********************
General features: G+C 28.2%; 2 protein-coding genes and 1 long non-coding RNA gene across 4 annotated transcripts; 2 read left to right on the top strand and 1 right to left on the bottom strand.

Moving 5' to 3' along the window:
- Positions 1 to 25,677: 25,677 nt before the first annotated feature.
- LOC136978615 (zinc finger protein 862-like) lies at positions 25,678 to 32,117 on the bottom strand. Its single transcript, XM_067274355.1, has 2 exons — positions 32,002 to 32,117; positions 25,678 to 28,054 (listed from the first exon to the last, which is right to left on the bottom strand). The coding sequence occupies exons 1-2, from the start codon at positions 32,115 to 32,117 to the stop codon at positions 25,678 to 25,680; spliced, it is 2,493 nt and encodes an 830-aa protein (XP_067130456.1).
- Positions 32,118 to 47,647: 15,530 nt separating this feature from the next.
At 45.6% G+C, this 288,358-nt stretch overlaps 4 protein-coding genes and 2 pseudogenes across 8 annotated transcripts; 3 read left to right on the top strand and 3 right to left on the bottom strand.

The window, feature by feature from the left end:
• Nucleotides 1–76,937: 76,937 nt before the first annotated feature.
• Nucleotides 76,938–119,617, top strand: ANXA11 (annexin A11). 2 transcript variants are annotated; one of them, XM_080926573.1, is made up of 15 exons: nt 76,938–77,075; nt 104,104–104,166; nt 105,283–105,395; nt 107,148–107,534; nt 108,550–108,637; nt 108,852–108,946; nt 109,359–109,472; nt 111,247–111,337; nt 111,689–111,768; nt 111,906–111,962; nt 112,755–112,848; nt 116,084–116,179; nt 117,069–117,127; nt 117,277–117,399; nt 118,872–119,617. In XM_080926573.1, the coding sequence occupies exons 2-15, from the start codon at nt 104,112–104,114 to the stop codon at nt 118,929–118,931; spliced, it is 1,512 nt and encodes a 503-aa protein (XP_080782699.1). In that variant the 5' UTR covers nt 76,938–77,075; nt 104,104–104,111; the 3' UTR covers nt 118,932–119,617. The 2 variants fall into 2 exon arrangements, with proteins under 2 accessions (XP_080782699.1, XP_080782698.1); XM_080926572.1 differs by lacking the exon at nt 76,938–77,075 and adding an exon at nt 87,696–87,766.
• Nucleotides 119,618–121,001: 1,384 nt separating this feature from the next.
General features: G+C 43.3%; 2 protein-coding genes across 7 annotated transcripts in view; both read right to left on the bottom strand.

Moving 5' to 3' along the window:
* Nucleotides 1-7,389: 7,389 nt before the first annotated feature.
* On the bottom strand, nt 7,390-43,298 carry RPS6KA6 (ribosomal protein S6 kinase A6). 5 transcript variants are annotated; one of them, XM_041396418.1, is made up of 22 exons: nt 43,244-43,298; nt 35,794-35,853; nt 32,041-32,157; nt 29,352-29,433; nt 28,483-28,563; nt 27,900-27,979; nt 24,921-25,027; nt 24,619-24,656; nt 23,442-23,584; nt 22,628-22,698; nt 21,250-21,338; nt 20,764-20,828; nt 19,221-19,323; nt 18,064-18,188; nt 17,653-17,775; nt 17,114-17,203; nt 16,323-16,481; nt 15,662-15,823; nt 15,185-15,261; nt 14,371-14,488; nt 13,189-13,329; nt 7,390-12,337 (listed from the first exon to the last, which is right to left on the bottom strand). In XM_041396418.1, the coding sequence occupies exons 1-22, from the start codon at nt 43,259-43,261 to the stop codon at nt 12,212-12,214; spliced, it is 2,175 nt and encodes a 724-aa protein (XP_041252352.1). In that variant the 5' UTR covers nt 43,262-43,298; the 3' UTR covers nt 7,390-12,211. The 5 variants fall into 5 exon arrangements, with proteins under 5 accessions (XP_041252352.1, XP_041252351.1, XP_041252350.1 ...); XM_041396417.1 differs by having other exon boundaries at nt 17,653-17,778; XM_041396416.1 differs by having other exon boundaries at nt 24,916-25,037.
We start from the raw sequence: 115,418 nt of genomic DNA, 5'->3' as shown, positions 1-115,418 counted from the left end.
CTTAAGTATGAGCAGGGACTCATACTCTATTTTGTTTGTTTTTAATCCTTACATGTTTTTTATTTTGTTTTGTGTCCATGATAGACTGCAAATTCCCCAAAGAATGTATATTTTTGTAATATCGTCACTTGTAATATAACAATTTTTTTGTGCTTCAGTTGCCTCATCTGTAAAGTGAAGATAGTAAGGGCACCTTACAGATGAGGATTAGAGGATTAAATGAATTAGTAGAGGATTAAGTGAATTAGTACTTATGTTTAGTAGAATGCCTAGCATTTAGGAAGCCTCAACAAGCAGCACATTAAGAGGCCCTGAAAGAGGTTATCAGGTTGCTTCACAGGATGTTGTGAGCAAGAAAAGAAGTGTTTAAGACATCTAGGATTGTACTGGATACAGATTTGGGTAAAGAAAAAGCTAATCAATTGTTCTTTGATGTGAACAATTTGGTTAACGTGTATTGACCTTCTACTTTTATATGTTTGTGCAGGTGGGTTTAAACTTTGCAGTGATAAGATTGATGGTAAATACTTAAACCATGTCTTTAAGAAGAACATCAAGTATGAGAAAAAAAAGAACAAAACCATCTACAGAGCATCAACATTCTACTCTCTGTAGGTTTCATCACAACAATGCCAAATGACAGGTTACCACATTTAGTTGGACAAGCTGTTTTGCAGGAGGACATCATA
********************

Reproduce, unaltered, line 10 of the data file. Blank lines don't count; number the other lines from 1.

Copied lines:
• Nucleotides 119,618–121,001: 1,384 nt separating this feature from the next.